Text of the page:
The solution that is indicated by studies at our company is not any more attractive than the problem. Instead of self-help, positive thinking or a rebirth event, a society will need to be firmly “jolted” out of stagnation trends. This is usually not a happy event for most, including things like war, major collapse, economic catastrophes that breed new markets and alliances, etc. But who knows, maybe in contradiction with history to date we will instead get a pleasant surprise in the form of a positive jolt that wakes or civilization from stagnation?

 

Using the same strategies will not manifest the changes that are needed. We must see the situation clearly, have compassion for one another, and change. There is a reason that Occupy Wall Street is spreading throughout the world.  Some call it “class warfare.”  If things don’t change soon, we might experience violence in the streets.

World War II got us out of the Great Depression by creating new markets. I’m not looking forward to catastrophic events in any form, but holding on to capitalistic ideals as though it is a religious ideology is just stupid.  Communism failed, no question, but Karl Marx warned that capitalism is unsustainable.  Eventually we will run out of resources. Perhaps that is what we are witnessing today.

 

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Without Pity?

At the risk of angering librarians, I have to vent.

A recent editorial by Will Manley in the American Libraries magazine (Sept./Oct. 2011) published by the American Library Association (ALA), he maintains that hiring new employees (librarians) from outside the organization isn’t worth the trouble or risk.

If Manley’s opinion is common, and I suspect it is, newcomers with new ideas are out of luck.  Librarians are protective of their turf. Outsiders need not apply.

I wonder if this attitude carries over to other areas of Manley’s life. He’ll only read a book by an author he read before. He’ll only eat food he’s eaten before. He goes on vacation to the same resort year after year. He wants to be surprised, but only by the familiar.

The cartoon attached to the article implies that anyone (even custodians who have never expressed an interest is being librarians) can get a masters degree in library science.  As Manley writes, “[A]nyone can get an MLS from a laptop.”  Sure–no problem–what a cinch. No work or study involved.  How insulting. In other words, Manley would rather train a janitor to be a reference librarian than offer the job to someone educated and eager for the opportunity. With all the enthusiastic librarians graduating with MLS degrees and so few jobs available, his article is a slap in the face. Not that he cares.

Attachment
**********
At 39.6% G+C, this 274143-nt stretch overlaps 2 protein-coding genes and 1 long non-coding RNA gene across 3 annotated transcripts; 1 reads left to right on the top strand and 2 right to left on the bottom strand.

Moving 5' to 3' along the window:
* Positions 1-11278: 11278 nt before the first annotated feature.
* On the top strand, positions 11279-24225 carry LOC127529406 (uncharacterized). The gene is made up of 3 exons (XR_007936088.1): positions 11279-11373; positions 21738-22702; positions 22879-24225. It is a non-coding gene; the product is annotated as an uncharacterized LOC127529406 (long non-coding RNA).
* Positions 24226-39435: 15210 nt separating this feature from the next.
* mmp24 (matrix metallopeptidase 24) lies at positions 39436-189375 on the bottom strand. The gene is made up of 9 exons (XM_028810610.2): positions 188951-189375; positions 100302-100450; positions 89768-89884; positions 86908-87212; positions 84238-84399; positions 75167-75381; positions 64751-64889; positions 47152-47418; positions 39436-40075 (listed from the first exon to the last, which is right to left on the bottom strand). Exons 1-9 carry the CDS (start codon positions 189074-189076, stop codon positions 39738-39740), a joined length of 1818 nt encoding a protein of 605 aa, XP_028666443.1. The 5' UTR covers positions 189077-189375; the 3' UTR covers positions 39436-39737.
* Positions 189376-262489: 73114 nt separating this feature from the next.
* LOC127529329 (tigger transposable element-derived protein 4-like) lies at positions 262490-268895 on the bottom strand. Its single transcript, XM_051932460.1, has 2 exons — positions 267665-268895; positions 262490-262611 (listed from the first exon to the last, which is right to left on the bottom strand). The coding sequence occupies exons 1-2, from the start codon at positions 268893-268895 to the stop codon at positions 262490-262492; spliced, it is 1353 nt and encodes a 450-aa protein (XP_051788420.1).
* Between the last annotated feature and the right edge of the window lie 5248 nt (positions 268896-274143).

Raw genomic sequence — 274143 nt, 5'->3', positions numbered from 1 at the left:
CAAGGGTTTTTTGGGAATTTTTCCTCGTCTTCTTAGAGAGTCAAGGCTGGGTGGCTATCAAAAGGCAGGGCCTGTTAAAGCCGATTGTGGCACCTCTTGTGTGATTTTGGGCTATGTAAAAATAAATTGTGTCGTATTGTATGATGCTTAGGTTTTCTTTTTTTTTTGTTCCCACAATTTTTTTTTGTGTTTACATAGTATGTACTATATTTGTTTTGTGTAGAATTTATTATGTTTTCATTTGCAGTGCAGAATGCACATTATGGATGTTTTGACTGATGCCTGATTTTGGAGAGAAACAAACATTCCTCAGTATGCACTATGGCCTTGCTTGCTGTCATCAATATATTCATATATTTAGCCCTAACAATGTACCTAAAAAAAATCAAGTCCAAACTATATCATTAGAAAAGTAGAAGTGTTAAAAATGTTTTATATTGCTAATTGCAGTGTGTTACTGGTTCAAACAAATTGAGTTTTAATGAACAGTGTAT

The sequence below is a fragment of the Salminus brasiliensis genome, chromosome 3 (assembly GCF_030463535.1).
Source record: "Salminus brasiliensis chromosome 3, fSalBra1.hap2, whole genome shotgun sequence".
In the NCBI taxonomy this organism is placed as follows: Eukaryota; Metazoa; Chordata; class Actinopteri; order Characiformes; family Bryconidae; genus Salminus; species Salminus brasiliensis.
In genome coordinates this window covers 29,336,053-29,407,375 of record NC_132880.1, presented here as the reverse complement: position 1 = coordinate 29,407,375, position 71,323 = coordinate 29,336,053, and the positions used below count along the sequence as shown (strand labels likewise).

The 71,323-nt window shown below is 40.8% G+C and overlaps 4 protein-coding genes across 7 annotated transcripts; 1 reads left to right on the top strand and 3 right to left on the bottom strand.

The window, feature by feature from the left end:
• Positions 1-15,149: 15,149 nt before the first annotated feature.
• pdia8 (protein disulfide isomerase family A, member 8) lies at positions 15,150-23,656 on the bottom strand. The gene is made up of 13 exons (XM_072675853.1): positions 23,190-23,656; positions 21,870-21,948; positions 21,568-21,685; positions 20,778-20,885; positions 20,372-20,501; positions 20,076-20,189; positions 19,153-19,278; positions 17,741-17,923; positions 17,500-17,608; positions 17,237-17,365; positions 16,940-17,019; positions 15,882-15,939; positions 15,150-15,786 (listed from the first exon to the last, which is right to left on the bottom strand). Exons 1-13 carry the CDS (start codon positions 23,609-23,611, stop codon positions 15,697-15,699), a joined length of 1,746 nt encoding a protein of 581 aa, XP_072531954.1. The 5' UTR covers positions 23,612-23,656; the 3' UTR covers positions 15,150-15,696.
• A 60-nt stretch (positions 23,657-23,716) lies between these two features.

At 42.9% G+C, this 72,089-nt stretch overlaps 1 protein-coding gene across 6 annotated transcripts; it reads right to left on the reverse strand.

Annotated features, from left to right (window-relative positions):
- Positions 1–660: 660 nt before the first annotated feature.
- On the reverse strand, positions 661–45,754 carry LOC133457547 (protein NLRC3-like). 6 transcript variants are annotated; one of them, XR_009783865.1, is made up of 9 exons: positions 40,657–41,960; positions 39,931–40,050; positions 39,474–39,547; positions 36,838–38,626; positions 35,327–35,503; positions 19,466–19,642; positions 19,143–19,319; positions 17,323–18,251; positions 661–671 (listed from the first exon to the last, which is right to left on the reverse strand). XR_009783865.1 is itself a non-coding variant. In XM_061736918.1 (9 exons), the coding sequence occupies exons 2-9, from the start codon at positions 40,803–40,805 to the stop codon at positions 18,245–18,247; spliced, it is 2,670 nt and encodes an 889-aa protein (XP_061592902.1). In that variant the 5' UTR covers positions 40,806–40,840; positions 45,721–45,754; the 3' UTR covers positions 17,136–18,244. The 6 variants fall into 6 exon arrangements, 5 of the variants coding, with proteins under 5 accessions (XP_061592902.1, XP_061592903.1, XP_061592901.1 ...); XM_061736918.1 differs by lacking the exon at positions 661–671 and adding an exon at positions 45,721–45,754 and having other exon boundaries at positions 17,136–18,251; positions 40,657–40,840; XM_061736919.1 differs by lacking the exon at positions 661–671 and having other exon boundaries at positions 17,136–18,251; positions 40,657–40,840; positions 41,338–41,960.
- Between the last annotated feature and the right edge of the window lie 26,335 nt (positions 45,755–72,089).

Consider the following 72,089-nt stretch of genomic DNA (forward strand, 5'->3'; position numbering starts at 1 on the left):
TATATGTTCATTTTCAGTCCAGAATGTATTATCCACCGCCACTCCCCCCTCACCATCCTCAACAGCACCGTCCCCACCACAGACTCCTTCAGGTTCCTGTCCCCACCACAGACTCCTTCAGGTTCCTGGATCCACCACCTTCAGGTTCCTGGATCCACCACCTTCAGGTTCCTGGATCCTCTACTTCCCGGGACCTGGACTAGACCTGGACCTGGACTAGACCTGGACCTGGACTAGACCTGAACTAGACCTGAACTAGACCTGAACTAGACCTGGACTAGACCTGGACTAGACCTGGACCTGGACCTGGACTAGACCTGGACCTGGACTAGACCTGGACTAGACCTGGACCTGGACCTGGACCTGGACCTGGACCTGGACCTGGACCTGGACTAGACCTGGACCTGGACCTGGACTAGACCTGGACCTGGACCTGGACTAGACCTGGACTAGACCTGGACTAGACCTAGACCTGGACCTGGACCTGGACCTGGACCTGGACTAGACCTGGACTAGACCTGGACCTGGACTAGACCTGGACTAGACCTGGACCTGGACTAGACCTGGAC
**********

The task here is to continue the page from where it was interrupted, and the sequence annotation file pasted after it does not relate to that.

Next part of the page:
Manley’s article is entitled: “Networking Without Pity” and yet he details how difficult the hiring process can be. Too bad.  Are we to feel compassion for the employers?  He uses examples from remodeling his home.  How nice that he can afford to make improvements. Oh, that’s right, he has a job.  With nearly double digit unemployment in the U.S. today, I think this is a highly insensitive editorial to publish at this time.  Shame on the ALA.  The association must be aware of the jobs crisis. They offer a reduced membership fee to unemployed librarians.  Students still enjoy the lowest costs.

 

My advice to anyone considering a library science masters degree; think again.  If you are currently working in a library, getting a masters degree could (maybe) get you a promotion or an increase in pay. Have new ideas and experience outside of the library field? Forget it.  If this article and cartoon are any indication, libraries don’t want new people.  If you have a varied background, go into business or the medical field.  A couple of years ago I didn’t believe that librarianship was becoming an obsolete profession?  Now, I’m beginning to think that it might be. Staying within one’s comfort zone promotes stagnation.

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Telling the Jobless Story

A recent article (9/22/11) by freelance writer Kim Palchikoff in the Las Vegas Sun describes her struggles to find work in Las Vegas.  Despite the fact they she is an educated, multilingual writer, she found herself thwarted time and time again.  So I guess I’m not crazy.  There is a real problem here.

The unemployed have a friend in Congress. Rep. George Miller—the most senior Democrat on the House committee dealing with health, education, jobs and pension issues—wants to stop the political games and pass legislation that gets America back to work. He wants people to tell their stories–personalizing the crisis in ways statistics cannot.

Stories have power in that they are personal, immediate, emotional, and specific.

You can add yours to the conversation and read excepts from other people at http://democrats.edworkforce.house.gov/eforum